Wednesday, April 15, 2015

When Yesterday’s “jobless future” becomes Today’s “jobless present”

This Monday I was told another person close to me was loosing his job this month, joining a growing cohort of family, (ex)colleagues, friends and acquaintances that were forced out of the labor market, with highly uncertain prospects of ever returning (even with substantially diminished income expectations). My view on this may very well be shaped by living in Spain, one of the OECD Countries with a higher rate of unemployment, which has only gotten worse since the beginning of the crisis in 2007 (eight long years ago…). Add to that the case of many cousins and older friend’s children that either finished their studies in the last five years or dropped from them and have not been able yet to find anything resembling a stable (let’s not even consider the once desirable feature of well-paying, which nowadays seems more difficult to find than the famed Higgs boson) occupation, and you may understand why my overall outlook about the economic prospects of the whole Western world tends to be pretty gloomy.

Probably the Spanish, Greek and Portuguese experiences are the most extreme in terms of “jobless recovery”, however the lack of growth in wages seems to be one of the defining features of the current cycle that most puzzles the pundits, as seen in this article in “The Economist”: Lack of wage growth screwing up recovery or in this much commented interview Moises Naim did with Christine Lagarde, the head of the FMI, in “The Atlantic”: Interview with Lagarde Superstar. The thread that runs through both is that even in the advanced economies that rebounded sooner from the “Great Recession” of 2007 things have not gotten entirely back to normal, even when output is roughly back at pre-recession levels in most of them and the unemployment rate is approximately what it was in 2006 (which in the USA was considered, for all practical purposes, full employment) companies are not investing because they don’t see that demand is picking up, and demand is not picking up because consumers are not spending more. And of course it could be asked why aren’t consumers spending more, which points towards the real elephant in the room of the exhausted growth model of capitalism (the One and Only remaining world-system of our age, which encompasses all economies, from the mighty USA to China, including such apparent oddballs and backwaters as Cuba, Venezuela, Yemen and Sudan, which revolutionary as may claim to be still have to ask for funds in the international market, and sell whatever it is they scramble to produce): when even the meager productivity growth of an equally exhausted research model driven by short-term profits can outstrip the (non existent) population growth companies can perpetually keep on satisfying the market demands with ever decreasing work forces. Thus the only way to diminish (nominally, at least) unemployment is to discourage ever increasing numbers of would-be workers to join the workforce in the first place.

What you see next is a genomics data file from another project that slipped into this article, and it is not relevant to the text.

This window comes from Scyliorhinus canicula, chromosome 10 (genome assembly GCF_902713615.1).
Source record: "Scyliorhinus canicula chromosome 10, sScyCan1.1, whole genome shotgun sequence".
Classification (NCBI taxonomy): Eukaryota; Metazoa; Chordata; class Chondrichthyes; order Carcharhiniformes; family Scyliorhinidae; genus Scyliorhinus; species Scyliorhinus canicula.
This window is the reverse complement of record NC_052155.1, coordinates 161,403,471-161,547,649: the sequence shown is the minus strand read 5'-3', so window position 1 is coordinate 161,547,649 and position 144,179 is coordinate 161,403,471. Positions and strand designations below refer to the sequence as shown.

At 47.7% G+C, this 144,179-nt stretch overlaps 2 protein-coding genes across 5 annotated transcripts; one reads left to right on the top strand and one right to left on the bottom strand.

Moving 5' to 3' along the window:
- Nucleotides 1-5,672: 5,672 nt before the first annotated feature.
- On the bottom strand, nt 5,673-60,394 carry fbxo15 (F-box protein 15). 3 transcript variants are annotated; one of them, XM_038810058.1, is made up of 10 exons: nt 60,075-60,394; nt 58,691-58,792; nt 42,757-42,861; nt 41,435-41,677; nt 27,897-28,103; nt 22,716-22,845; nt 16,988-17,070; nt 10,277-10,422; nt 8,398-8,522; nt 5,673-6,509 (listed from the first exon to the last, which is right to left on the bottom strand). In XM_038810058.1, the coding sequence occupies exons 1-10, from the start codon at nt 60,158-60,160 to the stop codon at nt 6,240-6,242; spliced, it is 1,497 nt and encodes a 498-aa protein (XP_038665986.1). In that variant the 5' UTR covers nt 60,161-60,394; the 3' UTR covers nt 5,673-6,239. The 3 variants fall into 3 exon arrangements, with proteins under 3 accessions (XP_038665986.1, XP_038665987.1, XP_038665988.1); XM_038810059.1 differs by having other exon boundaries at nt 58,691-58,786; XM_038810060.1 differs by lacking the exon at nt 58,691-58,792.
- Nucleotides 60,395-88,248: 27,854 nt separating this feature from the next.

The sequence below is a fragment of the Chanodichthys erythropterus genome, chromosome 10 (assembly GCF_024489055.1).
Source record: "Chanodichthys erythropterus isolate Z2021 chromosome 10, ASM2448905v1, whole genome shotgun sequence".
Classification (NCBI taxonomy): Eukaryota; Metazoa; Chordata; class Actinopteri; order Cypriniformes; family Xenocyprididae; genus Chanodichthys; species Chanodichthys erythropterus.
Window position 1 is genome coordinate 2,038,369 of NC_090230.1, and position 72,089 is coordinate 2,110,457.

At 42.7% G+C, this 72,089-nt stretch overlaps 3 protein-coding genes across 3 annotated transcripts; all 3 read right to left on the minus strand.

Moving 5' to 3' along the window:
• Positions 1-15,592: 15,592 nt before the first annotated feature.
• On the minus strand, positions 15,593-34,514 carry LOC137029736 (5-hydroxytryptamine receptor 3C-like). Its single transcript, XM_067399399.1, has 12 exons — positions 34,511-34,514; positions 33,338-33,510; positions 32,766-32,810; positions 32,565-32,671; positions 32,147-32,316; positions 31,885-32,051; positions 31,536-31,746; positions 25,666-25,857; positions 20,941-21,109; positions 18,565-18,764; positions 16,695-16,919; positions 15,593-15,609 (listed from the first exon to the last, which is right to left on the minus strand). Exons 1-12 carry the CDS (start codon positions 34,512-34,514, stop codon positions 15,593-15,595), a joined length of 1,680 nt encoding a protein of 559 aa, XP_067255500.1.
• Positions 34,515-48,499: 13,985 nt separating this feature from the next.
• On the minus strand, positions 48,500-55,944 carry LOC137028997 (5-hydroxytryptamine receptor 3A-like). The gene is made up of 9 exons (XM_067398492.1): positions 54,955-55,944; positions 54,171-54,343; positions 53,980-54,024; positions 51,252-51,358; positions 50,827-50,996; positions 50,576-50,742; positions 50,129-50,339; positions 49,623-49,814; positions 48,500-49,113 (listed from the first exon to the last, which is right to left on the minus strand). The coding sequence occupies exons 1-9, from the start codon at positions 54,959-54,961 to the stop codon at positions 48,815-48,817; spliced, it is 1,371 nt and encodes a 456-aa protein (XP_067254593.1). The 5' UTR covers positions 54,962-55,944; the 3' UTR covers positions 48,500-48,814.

That is the real explanation why, even when supposedly close to full employment, we do not see salaries growing, neither in USA nor in the UK. Companies should have great difficulties finding employees with the right skills, and should be willing to pay them more to keep them, or that is what the statistics would lead you to believe. Until you realize the participation rate (percentage of people over 16 years old who is either working or actively looking for work) has been falling consistently (it stands at a measly 62,7% in the dynamic USA, from an already paltry 65,7% in 2009), and that the PTER rate (people working “part-time for economic reasons", i.e. they would like to have full time jobs but are unable to find them) has also been either growing or stagnant, and then suddenly all is clear again. We do have really high unemployment in all the advanced economies, we just have devised a clever way not to count it. And the little employment we are creating, and that politicians endlessly tout as a signal the “the system works” and that “we are growing again” (typically in defense of austerity policies that only compound the problem, but that we will see a bit later that neither cause nor can correct it through their repeal), is of the worst type: poorly paid (most of it below what is considered a “living wage”, and still require their perceivers to receive some aid from the state), unstable (where there are different kinds of labor contracts it is overwhelmingly concentrated in the most temporary classes) and with little prospect of professional advancement (concentrated in sectors with little “depth”, like low skilled services, where there are not much skills to be gained and thus to allow the worker to bargain for a greater participation in the results of the business in exchange for a greater contribution). So they are not your typical “entry-level” jobs that provide their occupants with a healthy and well founded expectation of future (steady) gains that would justify him spending freely, but dead-end Mcjobs in which the wiser ones will save as much as they can for as long as they last (which is usually not much).